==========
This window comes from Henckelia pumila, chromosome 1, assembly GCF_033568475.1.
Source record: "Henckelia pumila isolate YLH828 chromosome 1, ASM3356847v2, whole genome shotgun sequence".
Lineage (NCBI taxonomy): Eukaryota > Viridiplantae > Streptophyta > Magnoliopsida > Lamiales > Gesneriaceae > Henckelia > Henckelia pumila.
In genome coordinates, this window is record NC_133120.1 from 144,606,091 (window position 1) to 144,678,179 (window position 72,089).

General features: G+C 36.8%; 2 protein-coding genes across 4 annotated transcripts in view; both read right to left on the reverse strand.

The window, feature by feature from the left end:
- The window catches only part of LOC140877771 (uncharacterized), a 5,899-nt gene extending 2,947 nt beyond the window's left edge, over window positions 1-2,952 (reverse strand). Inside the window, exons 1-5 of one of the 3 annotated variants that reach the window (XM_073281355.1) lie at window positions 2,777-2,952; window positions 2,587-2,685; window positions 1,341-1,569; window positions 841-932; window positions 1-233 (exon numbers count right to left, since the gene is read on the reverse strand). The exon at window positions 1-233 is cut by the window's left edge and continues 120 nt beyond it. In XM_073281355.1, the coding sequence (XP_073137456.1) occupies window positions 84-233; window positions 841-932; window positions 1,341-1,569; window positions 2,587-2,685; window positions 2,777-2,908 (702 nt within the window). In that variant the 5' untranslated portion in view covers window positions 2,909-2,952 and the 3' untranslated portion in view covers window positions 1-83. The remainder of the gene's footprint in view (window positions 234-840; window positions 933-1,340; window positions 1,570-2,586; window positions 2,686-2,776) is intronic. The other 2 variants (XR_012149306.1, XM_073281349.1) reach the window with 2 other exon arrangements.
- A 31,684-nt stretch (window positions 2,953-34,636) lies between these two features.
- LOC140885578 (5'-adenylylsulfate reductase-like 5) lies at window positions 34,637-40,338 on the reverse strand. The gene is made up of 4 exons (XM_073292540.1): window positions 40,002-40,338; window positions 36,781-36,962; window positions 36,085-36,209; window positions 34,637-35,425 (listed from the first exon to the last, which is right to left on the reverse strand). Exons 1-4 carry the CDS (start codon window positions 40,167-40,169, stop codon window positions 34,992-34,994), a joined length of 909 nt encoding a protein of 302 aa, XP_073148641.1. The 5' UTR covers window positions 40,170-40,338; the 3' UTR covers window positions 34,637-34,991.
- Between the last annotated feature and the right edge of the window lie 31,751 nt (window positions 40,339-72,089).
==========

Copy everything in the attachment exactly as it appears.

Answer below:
This window comes from Henckelia pumila, chromosome 1, assembly GCF_033568475.1.
Source record: "Henckelia pumila isolate YLH828 chromosome 1, ASM3356847v2, whole genome shotgun sequence".
Lineage (NCBI taxonomy): Eukaryota > Viridiplantae > Streptophyta > Magnoliopsida > Lamiales > Gesneriaceae > Henckelia > Henckelia pumila.
In genome coordinates, this window is record NC_133120.1 from 144,606,091 (window position 1) to 144,678,179 (window position 72,089).

General features: G+C 36.8%; 2 protein-coding genes across 4 annotated transcripts in view; both read right to left on the reverse strand.

The window, feature by feature from the left end:
- The window catches only part of LOC140877771 (uncharacterized), a 5,899-nt gene extending 2,947 nt beyond the window's left edge, over window positions 1-2,952 (reverse strand). Inside the window, exons 1-5 of one of the 3 annotated variants that reach the window (XM_073281355.1) lie at window positions 2,777-2,952; window positions 2,587-2,685; window positions 1,341-1,569; window positions 841-932; window positions 1-233 (exon numbers count right to left, since the gene is read on the reverse strand). The exon at window positions 1-233 is cut by the window's left edge and continues 120 nt beyond it. In XM_073281355.1, the coding sequence (XP_073137456.1) occupies window positions 84-233; window positions 841-932; window positions 1,341-1,569; window positions 2,587-2,685; window positions 2,777-2,908 (702 nt within the window). In that variant the 5' untranslated portion in view covers window positions 2,909-2,952 and the 3' untranslated portion in view covers window positions 1-83. The remainder of the gene's footprint in view (window positions 234-840; window positions 933-1,340; window positions 1,570-2,586; window positions 2,686-2,776) is intronic. The other 2 variants (XR_012149306.1, XM_073281349.1) reach the window with 2 other exon arrangements.
- A 31,684-nt stretch (window positions 2,953-34,636) lies between these two features.
- LOC140885578 (5'-adenylylsulfate reductase-like 5) lies at window positions 34,637-40,338 on the reverse strand. The gene is made up of 4 exons (XM_073292540.1): window positions 40,002-40,338; window positions 36,781-36,962; window positions 36,085-36,209; window positions 34,637-35,425 (listed from the first exon to the last, which is right to left on the reverse strand). Exons 1-4 carry the CDS (start codon window positions 40,167-40,169, stop codon window positions 34,992-34,994), a joined length of 909 nt encoding a protein of 302 aa, XP_073148641.1. The 5' UTR covers window positions 40,170-40,338; the 3' UTR covers window positions 34,637-34,991.
- Between the last annotated feature and the right edge of the window lie 31,751 nt (window positions 40,339-72,089).